"Cannibals," I added, "must be very, very queer people."
"Especially," Lynch said peevishly, "cannibals who inexplicably lose their appetite on a dark night on a deserted mountain peak when the job’s four fifths done. Queer indeed!"- Murder in Fiji (1936)
John W. Vandercook (1902-1963) was a foreign correspondent and globetrotter who explored the forgotten nooks and unexamined niches of the world. These voyages extraordinaire were made when the globe was still dotted with blank spots, Terra Incognito, which resulted in paddling the swamps of New Guinea in a native dugout, journeying over the uncharted waters of unexplored rivers on Malaita Island and cutting through the African bushes – resulting in several authoritative books on anthropology and a exposition of his souvenirs at the Brooklyn museum.
But he also poured these experiences, as a cosmopolitan adventurer, into writing four detective novels, penned between 1933 and 1959, in which he dispatches Bertram Lynch, a special agent in the service of the League of Nations, and history professor/narrator Robert Deane on dangerous assignments to exotic locations – where death assumes a deceptive air of passivity as it feigns to be languidly snoozing in the coolness of the shadows. Reputedly, these colorful backdrops provide the reader with a sense of danger and perilous situations for the heroes usually missing from detective stories set in the concrete jungle of Ellery Queen's New York City or the sleepy countryside villages like Miss Marple's St. Mary Mead, but the book I just read was a traditionally plotted mystery, situated in an unusual location for a whodunit, instead of a full-blown hybrid – which was a pleasant surprise.
In Murder in Fiji (1936), Bertram Lynch and Robert Deane are packed-off to the Fiji Islands where a trail of mutilated bodies has rock the islands. Violent crimes are uncommon on the now harmonious South Pacific slice of Britannia, but the mutilations has the colonials worried that the natives are returning to the cannibalistic customs of the previous generations – and the local news rag is crying for punitive measures against the native inhabitants. A dangerous sentiment that could become a popular one when the fourth victim turns out to be a white man.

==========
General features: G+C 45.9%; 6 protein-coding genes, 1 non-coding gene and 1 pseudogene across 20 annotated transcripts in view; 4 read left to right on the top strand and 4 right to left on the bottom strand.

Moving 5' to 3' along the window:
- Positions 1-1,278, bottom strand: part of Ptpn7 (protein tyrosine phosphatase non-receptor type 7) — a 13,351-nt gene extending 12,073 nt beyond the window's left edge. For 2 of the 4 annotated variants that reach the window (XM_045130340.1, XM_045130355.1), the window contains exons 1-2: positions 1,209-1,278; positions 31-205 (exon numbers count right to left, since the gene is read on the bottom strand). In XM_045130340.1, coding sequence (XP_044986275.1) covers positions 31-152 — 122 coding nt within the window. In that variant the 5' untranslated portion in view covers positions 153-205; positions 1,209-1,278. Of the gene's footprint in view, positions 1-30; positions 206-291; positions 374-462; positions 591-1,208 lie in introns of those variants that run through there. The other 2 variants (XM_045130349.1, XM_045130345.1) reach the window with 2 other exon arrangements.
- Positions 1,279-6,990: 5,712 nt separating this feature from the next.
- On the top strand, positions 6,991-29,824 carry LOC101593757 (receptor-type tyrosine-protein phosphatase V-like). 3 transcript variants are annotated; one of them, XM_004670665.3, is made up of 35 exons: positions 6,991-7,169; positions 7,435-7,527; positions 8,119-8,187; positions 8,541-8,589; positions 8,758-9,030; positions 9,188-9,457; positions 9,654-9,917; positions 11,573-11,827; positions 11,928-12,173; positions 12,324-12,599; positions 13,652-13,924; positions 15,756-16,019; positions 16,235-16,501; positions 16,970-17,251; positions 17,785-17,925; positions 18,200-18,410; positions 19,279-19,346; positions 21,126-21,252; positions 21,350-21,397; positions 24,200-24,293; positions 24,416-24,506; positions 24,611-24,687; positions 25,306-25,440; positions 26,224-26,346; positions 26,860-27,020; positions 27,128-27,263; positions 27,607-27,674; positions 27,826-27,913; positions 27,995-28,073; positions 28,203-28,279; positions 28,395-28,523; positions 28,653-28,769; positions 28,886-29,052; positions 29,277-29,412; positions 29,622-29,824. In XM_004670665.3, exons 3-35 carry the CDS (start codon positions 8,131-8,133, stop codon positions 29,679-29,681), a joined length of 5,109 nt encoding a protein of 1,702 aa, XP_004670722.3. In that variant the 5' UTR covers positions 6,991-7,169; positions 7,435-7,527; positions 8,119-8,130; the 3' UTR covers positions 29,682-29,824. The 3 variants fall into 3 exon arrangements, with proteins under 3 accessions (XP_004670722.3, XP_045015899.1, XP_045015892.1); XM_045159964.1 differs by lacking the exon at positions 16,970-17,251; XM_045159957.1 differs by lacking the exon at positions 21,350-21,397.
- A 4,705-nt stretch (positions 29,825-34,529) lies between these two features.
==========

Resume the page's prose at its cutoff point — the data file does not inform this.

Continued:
Enter Bertram Lynch, whose assigned to safeguard the good relations between the natives and colonials by dropping off the perpetrator at the gallows and a preliminary investigation of the latest victim convinces the special agent that he's, in fact, dealing with a savage killer, however, not one that is indigenous to those islands. Vandercook's vivacious writing sketches not only a memorable imagery of the regions vista, but also portrays the natives as actual human beings who are generally nice and sympathetic people – which is a continuation of a tradition that began with Earl Derr Biggers and honored by Clyde Clason.
Well, we have an inexplicable succession of detestable mutilation killings, suggestive of a resurgence of cannibalistic rituals among the native inhabitants of the land, set against the backdrop of an exotic location dotted with engaging characters, but does the plot hold up as a fair-play detective story? Yes, I think it does. The clues were more than fairly strewn throughout the story, which made the revelation of the manslayer's identity feel like an inevitability, with the most perceptible one tucked away near the end of the book – when Lynch stages a psychological experiment by staging an ancient ritual during which a local chief is poisoned under seemingly impossible circumstances. Don't expect too much from the solution of that little side puzzle, though, as it was clearly meant as a throw-away clue for readers who hadn't stumbled to the truth yet. Great scene, though!
This book is not a monumental landmark in the genre, but otherwise an evocatively written, competently plotted mystery with a pair of amiable, non-intrusive or annoying detectives, who actually have a nice Sherlock Holmes and Dr. Watson vibe going for themselves, chasing an individual who's a truly nasty piece of work – and one with the worst streak of bad luck you've ever seen in a fictional killer from the golden era. Yup. This murderer isn't aided by staggering feats of almost supernatural luck and a series of perfectly timed coincidences, which makes me like this book even more and enough to warrant a further exploration of this particular authors work.
So expect more reviews from the other books in this series to surface on this blog in the hopefully not so distant future, but for the next few blog entries I want to look at some other impossible crime stories and locked room mysteries.
The Bertram Lynch and Robert Deane series:
Murder in Trinidad (1933)
Murder in Fiji (1936)
Murder in Haiti (1956)
Murder in New Guinea (1959)